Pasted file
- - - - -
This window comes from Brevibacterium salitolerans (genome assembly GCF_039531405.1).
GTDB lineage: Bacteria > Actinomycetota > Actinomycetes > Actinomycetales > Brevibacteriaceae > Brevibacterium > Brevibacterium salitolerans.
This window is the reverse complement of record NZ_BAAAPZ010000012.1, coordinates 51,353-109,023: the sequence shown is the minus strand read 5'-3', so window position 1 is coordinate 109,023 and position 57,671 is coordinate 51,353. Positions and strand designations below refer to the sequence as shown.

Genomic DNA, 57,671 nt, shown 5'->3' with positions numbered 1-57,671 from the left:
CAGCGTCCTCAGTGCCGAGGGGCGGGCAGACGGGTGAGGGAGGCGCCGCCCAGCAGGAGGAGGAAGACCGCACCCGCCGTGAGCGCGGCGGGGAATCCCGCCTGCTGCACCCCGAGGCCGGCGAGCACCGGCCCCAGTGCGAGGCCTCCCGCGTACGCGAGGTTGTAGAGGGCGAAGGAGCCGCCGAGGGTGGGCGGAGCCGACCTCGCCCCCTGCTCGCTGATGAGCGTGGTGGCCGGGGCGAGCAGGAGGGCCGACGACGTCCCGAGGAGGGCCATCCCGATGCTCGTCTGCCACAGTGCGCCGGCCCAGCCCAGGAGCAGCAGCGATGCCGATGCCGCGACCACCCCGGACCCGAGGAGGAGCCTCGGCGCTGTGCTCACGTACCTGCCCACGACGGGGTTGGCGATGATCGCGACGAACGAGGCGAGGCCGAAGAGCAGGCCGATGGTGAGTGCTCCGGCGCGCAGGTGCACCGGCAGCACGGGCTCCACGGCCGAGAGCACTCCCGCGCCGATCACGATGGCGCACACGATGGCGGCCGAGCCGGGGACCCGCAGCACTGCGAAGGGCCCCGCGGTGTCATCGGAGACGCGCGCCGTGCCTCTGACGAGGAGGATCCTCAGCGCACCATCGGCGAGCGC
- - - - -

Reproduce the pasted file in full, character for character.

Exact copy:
This window comes from Brevibacterium salitolerans (genome assembly GCF_039531405.1).
GTDB lineage: Bacteria > Actinomycetota > Actinomycetes > Actinomycetales > Brevibacteriaceae > Brevibacterium > Brevibacterium salitolerans.
This window is the reverse complement of record NZ_BAAAPZ010000012.1, coordinates 51,353-109,023: the sequence shown is the minus strand read 5'-3', so window position 1 is coordinate 109,023 and position 57,671 is coordinate 51,353. Positions and strand designations below refer to the sequence as shown.

Genomic DNA, 57,671 nt, shown 5'->3' with positions numbered 1-57,671 from the left:
CAGCGTCCTCAGTGCCGAGGGGCGGGCAGACGGGTGAGGGAGGCGCCGCCCAGCAGGAGGAGGAAGACCGCACCCGCCGTGAGCGCGGCGGGGAATCCCGCCTGCTGCACCCCGAGGCCGGCGAGCACCGGCCCCAGTGCGAGGCCTCCCGCGTACGCGAGGTTGTAGAGGGCGAAGGAGCCGCCGAGGGTGGGCGGAGCCGACCTCGCCCCCTGCTCGCTGATGAGCGTGGTGGCCGGGGCGAGCAGGAGGGCCGACGACGTCCCGAGGAGGGCCATCCCGATGCTCGTCTGCCACAGTGCGCCGGCCCAGCCCAGGAGCAGCAGCGATGCCGATGCCGCGACCACCCCGGACCCGAGGAGGAGCCTCGGCGCTGTGCTCACGTACCTGCCCACGACGGGGTTGGCGATGATCGCGACGAACGAGGCGAGGCCGAAGAGCAGGCCGATGGTGAGTGCTCCGGCGCGCAGGTGCACCGGCAGCACGGGCTCCACGGCCGAGAGCACTCCCGCGCCGATCACGATGGCGCACACGATGGCGGCCGAGCCGGGGACCCGCAGCACTGCGAAGGGCCCCGCGGTGTCATCGGAGACGCGCGCCGTGCCTCTGACGAGGAGGATCCTCAGCGCACCATCGGCGAGCGC